Basically, I don’t feel any sexual attraction or arousal. As with any sexuality, everyone has a different connection with it and I’d never claim to speak for anyone else.  I’m attracted by personality and having mutual interests. I’m part of a great online network full of people that use asexual to define themselves. We support each other, share experiences and campaign for visibility

beth12

I know it’s still in development – but what do you want audiences to take away from it?

To recognise that people have different feelings around sex and that enjoying it isn’t a given and to learn a bit about asexuality. I use the show to laugh at people’s negative misconceptions and reclaim jeers so I hope people might relate that to their own situations but most of all to laugh and have a good night out

When can I see it in scratch and do you know where it features in Curious yet? (sneaky way of also trying to find about the Curious programme).

I’m performing on the 6th July at Alphabetti Theatre alongside the other commissioned work which I am very excited to see. I’m not sure how much I can say but by the sound of current plans a wide range of venues are getting involved. It’s gonna absolutely cover the North East. The team are turning the heat up for sure. The range of art forms is gonna be amazing well. There’s gonna be so many different forms of expression.

beth4

BALTIC LIVE is Curious (Photo: Michael Mcguire) 

So what else is for Beth in 2018 – any other projects on the horizon?

I’m assisting the lovely Take Part team at the Customs House with their family arts sessions during the school holidays and am gonna be performing at Mama Rhi and Lydia Brickland’s night for International Women’s Day in March brining out all the girl power songs.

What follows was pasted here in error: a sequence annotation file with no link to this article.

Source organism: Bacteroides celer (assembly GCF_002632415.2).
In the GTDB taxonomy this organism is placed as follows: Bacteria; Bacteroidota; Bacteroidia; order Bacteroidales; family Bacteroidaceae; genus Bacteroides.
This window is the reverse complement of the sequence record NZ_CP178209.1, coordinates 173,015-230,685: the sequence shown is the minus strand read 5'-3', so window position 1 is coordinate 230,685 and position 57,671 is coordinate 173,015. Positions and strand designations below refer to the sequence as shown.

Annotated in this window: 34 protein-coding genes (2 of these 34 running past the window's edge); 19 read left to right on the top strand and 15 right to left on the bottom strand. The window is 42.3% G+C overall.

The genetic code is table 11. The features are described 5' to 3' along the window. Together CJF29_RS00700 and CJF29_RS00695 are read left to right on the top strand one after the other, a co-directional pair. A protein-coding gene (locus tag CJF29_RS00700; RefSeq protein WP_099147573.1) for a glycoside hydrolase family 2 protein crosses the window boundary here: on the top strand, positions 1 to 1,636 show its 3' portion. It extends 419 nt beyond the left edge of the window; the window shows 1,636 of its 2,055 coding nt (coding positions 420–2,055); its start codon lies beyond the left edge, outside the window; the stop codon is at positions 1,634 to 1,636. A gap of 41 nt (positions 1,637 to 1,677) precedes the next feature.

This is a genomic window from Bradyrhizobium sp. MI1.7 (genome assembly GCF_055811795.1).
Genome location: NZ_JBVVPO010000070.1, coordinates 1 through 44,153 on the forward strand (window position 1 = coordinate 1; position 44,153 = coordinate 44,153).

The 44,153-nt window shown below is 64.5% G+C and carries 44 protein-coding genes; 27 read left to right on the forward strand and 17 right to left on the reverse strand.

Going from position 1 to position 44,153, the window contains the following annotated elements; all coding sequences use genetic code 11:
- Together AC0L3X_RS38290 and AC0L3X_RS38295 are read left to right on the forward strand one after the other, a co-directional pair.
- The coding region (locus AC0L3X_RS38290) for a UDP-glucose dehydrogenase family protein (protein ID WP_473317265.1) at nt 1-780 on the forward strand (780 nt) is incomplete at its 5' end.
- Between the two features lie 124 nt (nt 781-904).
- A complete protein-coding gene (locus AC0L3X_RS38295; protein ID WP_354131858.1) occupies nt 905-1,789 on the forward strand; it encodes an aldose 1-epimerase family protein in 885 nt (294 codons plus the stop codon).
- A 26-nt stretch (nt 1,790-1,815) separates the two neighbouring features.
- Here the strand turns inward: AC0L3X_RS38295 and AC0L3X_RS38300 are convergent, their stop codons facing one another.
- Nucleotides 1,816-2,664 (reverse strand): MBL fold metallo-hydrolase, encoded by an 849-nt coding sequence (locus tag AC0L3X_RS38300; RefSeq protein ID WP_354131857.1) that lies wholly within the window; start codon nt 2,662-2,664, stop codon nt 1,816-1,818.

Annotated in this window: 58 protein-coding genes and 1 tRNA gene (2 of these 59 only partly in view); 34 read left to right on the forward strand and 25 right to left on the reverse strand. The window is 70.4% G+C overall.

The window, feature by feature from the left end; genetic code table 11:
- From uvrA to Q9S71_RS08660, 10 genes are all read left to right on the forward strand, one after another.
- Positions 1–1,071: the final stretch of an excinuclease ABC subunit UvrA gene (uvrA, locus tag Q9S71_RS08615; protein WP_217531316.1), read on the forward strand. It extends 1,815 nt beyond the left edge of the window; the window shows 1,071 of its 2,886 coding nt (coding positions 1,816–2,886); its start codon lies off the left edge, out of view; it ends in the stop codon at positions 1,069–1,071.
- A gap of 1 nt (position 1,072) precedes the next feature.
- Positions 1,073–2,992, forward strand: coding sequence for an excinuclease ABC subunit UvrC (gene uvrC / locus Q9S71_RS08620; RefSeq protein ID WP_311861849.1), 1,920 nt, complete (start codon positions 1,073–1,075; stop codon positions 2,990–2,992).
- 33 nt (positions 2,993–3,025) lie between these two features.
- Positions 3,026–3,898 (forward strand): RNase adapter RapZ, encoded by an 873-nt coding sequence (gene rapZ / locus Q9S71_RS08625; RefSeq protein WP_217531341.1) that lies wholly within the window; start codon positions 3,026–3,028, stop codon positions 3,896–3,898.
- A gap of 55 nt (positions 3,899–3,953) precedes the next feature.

beth7

Mrs Fanny Bleach and other wonderful artists on the 8th March at The Bridge Hotel @ 7.30pm

This time next year, in a year’s time – what do you want to have achieved? One thing?

This is probably a massive ask but I’d love to be a part of a new, original Geordie musical for and about Geordies. Our Billy is still going strong, writer Tom Kelly knows every way to play with my heart (Dolly Mixtures was a highlight for my family last year), The Last Ship is coming back home and there’s some amazing triple threat companies creating vital work. As a region we have so many stories up our sleeve so I can only hope I can get amongst it.

beth11

Not at all a massive ask – an absolute reality in the making and it’s a pleasure to watch you creatively bloom. And of course, remember to invite me to all the scratches and launches of everything or I’ll be getting in a huff.

Big love for Beth – a lass making big waves in writing, singing, directing and just getting amongst it.

Until next time Culture Vultures!